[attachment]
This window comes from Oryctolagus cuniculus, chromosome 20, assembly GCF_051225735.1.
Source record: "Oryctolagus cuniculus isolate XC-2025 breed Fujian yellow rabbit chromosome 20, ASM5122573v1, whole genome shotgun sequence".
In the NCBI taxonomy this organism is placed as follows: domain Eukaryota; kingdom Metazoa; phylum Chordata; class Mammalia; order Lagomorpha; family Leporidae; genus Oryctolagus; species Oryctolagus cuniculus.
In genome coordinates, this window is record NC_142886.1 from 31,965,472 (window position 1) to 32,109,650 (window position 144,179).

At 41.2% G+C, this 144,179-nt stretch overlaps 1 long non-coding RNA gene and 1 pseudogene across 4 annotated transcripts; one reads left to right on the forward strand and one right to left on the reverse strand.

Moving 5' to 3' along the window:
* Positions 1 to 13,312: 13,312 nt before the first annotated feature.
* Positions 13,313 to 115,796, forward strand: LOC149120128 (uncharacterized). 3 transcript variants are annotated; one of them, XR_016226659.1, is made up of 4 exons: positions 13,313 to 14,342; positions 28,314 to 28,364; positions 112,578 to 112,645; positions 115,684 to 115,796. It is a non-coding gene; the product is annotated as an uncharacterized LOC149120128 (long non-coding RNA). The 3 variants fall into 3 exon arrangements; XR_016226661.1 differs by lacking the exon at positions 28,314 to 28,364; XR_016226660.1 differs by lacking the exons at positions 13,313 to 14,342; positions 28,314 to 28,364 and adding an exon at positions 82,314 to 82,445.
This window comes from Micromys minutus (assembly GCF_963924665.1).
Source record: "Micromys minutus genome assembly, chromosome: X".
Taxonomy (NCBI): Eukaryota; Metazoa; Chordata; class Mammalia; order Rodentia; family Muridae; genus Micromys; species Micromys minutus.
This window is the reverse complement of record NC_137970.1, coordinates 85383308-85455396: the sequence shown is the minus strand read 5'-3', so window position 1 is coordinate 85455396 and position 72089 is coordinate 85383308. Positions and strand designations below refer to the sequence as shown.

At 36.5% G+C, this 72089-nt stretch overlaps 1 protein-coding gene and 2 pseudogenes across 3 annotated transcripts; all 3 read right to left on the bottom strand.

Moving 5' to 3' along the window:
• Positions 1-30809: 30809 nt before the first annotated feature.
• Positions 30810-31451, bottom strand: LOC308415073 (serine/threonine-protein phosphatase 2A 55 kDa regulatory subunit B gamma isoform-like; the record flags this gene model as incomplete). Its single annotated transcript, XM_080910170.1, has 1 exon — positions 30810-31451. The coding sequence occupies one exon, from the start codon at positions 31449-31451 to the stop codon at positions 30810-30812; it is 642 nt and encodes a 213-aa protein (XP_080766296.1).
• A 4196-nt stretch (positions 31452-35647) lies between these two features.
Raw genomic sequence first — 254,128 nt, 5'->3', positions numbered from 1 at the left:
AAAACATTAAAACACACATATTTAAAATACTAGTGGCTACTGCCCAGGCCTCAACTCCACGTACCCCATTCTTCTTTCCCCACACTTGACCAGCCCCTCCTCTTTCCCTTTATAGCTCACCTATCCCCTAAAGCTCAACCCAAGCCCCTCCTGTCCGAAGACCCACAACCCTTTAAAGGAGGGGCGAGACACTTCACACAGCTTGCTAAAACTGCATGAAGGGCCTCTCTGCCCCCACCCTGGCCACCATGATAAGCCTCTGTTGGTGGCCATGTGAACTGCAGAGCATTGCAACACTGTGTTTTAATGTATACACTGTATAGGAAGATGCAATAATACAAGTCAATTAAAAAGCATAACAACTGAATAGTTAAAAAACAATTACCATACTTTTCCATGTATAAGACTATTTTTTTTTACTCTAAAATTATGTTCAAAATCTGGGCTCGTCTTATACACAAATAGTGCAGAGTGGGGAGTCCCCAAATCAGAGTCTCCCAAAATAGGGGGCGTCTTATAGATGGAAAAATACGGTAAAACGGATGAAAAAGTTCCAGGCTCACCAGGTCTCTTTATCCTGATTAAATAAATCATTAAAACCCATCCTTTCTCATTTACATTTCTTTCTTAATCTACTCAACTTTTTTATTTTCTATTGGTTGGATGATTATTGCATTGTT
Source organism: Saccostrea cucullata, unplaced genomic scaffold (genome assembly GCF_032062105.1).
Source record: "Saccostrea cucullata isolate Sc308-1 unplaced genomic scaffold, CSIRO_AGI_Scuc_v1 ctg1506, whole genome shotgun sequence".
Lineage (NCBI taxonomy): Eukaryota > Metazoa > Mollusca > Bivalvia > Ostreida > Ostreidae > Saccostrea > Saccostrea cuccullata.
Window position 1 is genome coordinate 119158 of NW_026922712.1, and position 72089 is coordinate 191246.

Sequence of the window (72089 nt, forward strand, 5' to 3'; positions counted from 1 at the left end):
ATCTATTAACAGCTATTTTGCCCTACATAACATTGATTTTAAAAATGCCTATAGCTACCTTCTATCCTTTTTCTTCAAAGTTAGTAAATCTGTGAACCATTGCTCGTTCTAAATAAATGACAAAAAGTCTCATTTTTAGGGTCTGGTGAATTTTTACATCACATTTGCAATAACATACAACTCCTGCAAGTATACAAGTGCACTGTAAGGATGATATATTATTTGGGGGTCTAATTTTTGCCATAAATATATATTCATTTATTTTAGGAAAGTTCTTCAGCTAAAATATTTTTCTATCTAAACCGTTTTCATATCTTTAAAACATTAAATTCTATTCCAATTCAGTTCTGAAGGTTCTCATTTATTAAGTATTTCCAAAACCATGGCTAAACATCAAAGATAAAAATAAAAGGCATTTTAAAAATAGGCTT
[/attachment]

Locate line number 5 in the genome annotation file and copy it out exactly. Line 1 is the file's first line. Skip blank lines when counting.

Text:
At 41.2% G+C, this 144,179-nt stretch overlaps 1 long non-coding RNA gene and 1 pseudogene across 4 annotated transcripts; one reads left to right on the forward strand and one right to left on the reverse strand.